Embrace silence and know you're loved.It hasn’t been easy. I tire more easily, and must make allowances to take care of myself. I’ve loaded a white-noise app on my mobile electronics, which at least masks other sounds—I let it play while I’m sleeping. And when I get a quiet moment, I revel in it, free of to-do lists or food or phone calls. Just. Being.

How’s your relationship with silence? Do you seek it or shun it? What would you do if someone offered you a 10-day experience of silence? What about a 10-minute experience?

Is your reaction different than it would have been ten years ago? Hmm. Interesting how things change. Maybe you and silence are ready to take your relationship to a new level.

Don’t worry. I won’t tell a soul.


Photo credit (shush): Mateus Lunardi Dutra

Soar winner, minus the poop on my legs

Turkey Vulture in majestic flight.
Given the chance to be a bird for a day, would you do it? What kind of bird would you be?

Me, I’d be a turkey vulture. Master of the air. I’d ride the thermals for hours on end. My wings would stretch wide and proud, creating a majestic silhouette in the sky.

Finding food, not a problem. I’d have sharp eyes and an olfactory sense so refined, I could find food miles away. My constitution could handle anything and my featherless head would enable me to push in and get all the good stuff without the embarrassing, “Oh, Sally, is that meat in your hair?”

But riding the thermals, that’d be the best. Up in the roaring silence. Wind in my feathers, I’d fly for the joy of it. At day’s end, I’d roost with my pals, all of us together. Maybe sharing our adventures. Maybe sharing silence, knowing our lives are good.

Perhaps I’d travel, not like migration—that seems such hard work. But I’d take my magnificent self to the mountains. Or explore the length of a river.

Chat with the natives.

Sample the local cuisine.

Ride the thermals until I no longer know where I am and, upon realizing this, rediscover myself all over again.

Texas bonus… in the summer, I would keep cool by defecating on my legs. (Not a strategy I’d be willing to try out in human form!)

So how ’bout you? If you dream of taking wing, I’d love to hear how you’d do it.


Photo credit: Tony Hisgett from Birmingham, UK

The pleasure of summer showers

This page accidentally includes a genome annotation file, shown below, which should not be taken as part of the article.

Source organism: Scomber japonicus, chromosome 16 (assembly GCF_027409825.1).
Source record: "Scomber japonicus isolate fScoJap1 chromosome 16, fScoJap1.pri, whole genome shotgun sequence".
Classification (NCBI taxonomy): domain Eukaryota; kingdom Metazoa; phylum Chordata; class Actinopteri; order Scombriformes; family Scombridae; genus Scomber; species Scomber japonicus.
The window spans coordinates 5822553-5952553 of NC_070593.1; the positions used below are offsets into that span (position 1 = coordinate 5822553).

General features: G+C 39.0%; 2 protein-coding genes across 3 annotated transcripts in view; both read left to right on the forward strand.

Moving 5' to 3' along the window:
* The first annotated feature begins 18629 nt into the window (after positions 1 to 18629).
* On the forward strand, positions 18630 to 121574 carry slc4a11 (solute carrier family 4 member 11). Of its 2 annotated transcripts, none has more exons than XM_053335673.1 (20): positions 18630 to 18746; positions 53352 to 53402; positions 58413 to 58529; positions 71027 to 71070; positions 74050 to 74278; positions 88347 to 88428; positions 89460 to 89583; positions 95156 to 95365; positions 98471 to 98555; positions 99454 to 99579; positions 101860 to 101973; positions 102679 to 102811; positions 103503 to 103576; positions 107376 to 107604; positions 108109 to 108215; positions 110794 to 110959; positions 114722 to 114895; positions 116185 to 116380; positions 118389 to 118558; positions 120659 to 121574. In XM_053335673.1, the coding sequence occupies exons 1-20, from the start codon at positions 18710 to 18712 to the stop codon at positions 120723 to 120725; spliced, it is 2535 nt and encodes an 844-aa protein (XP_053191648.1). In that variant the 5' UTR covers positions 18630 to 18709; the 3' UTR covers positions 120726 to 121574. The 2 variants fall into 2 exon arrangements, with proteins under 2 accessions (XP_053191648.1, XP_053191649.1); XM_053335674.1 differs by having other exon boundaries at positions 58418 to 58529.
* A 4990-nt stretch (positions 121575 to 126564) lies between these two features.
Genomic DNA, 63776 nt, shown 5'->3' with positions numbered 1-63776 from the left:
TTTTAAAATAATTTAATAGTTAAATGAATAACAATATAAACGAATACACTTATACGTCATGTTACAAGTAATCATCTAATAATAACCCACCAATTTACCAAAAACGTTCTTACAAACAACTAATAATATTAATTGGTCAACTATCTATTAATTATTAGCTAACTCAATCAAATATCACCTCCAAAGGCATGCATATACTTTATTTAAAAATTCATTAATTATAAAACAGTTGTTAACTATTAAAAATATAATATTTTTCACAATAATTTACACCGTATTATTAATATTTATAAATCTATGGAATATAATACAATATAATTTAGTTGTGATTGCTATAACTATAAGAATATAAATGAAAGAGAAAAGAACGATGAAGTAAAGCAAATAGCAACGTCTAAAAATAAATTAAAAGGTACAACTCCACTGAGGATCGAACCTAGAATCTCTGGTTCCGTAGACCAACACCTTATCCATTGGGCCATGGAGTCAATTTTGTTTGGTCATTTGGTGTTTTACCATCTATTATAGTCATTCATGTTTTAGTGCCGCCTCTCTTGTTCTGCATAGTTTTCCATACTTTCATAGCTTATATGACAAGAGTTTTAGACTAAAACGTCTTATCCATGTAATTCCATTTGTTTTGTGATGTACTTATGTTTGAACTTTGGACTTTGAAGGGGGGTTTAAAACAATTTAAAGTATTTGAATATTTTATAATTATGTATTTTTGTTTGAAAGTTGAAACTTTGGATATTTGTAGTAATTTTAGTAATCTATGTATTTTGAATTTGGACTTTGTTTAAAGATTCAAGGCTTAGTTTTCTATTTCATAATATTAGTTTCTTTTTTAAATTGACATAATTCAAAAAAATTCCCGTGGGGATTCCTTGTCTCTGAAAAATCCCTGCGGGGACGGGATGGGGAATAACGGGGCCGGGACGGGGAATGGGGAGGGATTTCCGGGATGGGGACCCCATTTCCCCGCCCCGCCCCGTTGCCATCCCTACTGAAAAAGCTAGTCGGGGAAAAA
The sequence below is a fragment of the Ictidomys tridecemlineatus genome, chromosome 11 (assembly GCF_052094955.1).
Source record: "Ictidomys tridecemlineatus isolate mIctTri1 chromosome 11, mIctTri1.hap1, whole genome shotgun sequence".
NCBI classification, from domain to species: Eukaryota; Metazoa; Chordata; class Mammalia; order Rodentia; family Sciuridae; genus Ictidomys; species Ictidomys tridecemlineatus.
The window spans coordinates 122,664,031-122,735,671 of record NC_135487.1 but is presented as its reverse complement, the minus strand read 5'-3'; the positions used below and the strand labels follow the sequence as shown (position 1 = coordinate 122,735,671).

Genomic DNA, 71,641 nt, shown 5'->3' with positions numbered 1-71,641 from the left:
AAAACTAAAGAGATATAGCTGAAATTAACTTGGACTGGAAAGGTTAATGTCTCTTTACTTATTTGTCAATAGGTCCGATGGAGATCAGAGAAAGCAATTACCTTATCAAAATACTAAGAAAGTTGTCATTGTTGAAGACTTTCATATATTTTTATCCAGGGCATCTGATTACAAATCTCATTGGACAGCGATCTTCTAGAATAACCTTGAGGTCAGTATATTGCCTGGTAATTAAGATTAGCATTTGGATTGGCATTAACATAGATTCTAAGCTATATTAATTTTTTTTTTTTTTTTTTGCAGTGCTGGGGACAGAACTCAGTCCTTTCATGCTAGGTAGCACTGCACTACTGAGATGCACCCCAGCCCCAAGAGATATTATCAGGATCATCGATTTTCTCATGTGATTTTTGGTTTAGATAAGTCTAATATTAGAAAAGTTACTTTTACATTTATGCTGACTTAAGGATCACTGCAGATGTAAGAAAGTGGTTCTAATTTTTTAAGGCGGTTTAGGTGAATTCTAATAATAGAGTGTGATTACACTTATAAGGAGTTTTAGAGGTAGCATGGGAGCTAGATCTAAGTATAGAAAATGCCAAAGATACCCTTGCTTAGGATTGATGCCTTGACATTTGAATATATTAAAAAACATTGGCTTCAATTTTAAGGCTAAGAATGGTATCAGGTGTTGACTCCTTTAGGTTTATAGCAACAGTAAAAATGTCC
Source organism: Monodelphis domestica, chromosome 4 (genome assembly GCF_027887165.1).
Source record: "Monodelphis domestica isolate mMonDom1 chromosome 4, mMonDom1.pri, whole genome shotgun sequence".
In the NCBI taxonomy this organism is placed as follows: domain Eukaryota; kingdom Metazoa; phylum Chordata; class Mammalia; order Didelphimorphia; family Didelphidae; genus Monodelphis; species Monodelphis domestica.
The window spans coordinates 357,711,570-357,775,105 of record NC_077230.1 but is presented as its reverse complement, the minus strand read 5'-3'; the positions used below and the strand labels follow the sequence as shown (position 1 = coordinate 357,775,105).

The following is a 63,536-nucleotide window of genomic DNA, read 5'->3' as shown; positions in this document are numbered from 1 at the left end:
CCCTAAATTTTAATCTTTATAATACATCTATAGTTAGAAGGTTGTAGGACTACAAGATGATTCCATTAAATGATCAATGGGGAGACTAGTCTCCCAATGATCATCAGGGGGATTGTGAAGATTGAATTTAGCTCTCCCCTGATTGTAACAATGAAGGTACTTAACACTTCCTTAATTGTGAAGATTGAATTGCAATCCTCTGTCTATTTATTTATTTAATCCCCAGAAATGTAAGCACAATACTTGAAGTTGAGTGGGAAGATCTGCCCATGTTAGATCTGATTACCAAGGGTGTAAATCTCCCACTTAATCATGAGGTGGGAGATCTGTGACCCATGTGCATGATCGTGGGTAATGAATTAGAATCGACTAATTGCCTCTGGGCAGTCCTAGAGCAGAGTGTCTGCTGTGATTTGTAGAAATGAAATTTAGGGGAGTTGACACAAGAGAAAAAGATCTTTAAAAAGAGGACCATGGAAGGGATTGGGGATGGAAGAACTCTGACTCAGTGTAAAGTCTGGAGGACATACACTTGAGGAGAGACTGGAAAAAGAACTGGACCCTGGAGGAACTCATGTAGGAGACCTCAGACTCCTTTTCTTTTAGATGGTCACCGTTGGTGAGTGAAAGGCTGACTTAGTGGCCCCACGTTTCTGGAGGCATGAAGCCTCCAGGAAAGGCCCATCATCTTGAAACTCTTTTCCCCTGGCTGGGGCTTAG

Photo of Sally's tiny, candlelit bathroom.
My bathroom (only just slightly smaller than actual size)
Bathing by candlelight. I’d forgotten how much I enjoyed it. It’s taken the heat of another Texas summer to bring me back to this simple, sensual pleasure.

Exchanging “get up & go…”

In the winter, I love basking in the morning sunlight that beams through the little window in my shower. It energizes me. When days are shortest, I want as much sun as I can get.

Right now, though, days stretch out in lazy splendor. They bring chlorine-dipped days at the pool, dirt-dusted arms and legs from working in the yard, and skin coated with SPF, insect repellent and plenty of sweat. It’s nice to rinse off in cool water before bed.

…for “get on my glow”

So I venture into my tiny bathroom and forgo the bright bathroom lights in favor of a few candles. Their glow filters through the translucent shower curtain. It’s moody and relaxing and eases me into sweet, summery dreams. Ahhhh. I love this time of year.

Do your habits change to reflect the season? What sensual pleasures are you celebrating?

The Lovers: Tarot energy of 2013

Keywords: Harmony, decisions, union, rite of passage, romance.
Keywords: Harmony, decisions, union, rite of passage, romance.

The year 2013 is a “6” year in numerology. (We get that by adding 2 + 0 + 1 + 3 = 6) The sixth card in Tarot’s Major Arcana is The Lovers, so expect the energy of this card to be widely available. If you have any dreams or plans with a Lovers-like flavor, dust ‘em off and put them into motion—there’s lots of support available this year.

Under the energy of The Lovers, an overall strategy of cooperation (or collaboration) will be more successful than competition. This is the year to release thoughts of us/them in favor of seeking win/win solutions. It’s a time to remember that our decisions impact others.

"Cream & Sugar" in The Kitchen Tarot by Susan Shie & Dennis Fairchild.
“Cream & Sugar” in The Kitchen Tarot by Susan Shie & Dennis Fairchild.

Of course, there’s a chance of getting carried away with the feel-good, romantic energy of The Lovers. The shadow side of The Lovers includes the temptation to over-sacrifice in the name of harmony. Or to get so swept off your feet that you make decisions you later regret.